Severe childhood asthma decreases lung function through adulthood

January 28, 2011

Children with severe, frequent symptoms of asthma experience progressive loss of lung function through adolescence into adulthood, even with high doses of controller medications.

 

Children with severe, frequent symptoms of asthma experience progressive loss of lung function through adolescence into adulthood, even with high doses of controller medications.

In a study published in the Journal of Allergy and Clinical Immunology, researchers examined data from children (aged 8 to 11 years) with severe and mild to moderate asthma who were enrolled in the National Heart, Lung, and Blood Institute’s (NHLBI) Severe Asthma Research Program (SARP) at Emory University, Atlanta, Georgia, between 2004 and 2007.

After longitudinal follow-up of 40 participants (aged 11 to 14 years) between 2008 and 2010, the researchers reported that children with severe asthma compared with children with mild to moderate asthma had a higher frequency of daily symptoms (46% vs 8%, respectively) and hospitalization (32% vs 0%, respectively) within the previous year, despite higher daily doses of inhaled corticosteroids (ICSs) and increased frequency in use of controller medications. Lung function, accompanied by increased wheezing and sensitivity to allergies, also remained significantly lower in children with severe versus mild to moderate asthma at the follow-up assessment, although the magnitude of airflow limitation in children with severe asthma was significantly less than what is commonly observed in adults with severe asthma.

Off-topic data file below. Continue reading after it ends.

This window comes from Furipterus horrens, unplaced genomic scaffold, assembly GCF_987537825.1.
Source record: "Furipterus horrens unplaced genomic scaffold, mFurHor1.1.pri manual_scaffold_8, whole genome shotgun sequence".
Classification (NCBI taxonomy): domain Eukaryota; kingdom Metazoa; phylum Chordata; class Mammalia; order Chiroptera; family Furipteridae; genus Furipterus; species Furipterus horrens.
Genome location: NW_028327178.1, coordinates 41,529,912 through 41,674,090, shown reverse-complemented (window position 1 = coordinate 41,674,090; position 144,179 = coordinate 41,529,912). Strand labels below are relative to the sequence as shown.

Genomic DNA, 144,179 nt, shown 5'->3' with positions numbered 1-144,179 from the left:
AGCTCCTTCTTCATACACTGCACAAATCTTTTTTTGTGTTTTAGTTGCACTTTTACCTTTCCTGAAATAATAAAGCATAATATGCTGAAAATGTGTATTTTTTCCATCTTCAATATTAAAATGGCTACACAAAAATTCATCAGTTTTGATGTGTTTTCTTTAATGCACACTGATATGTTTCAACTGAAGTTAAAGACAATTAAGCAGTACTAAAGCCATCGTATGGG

“The fact that airflow limitation persisted and even worsened in many children with severe asthma despite high doses of ICSs and other asthma controller medications is intriguing,“ said the researchers. They suggested that further study is needed to determine how children with severe asthma respond to ICS treatment.

Fitzpatrick AM, Teague WG; National Institutes of Health/National Heart Lung, and Blood Institute’s Severe Asthma Research Program. Progressive airflow limitation is a feature of children with severe asthma. J Allergy Clin Immunol. 2011;127(1):282-284.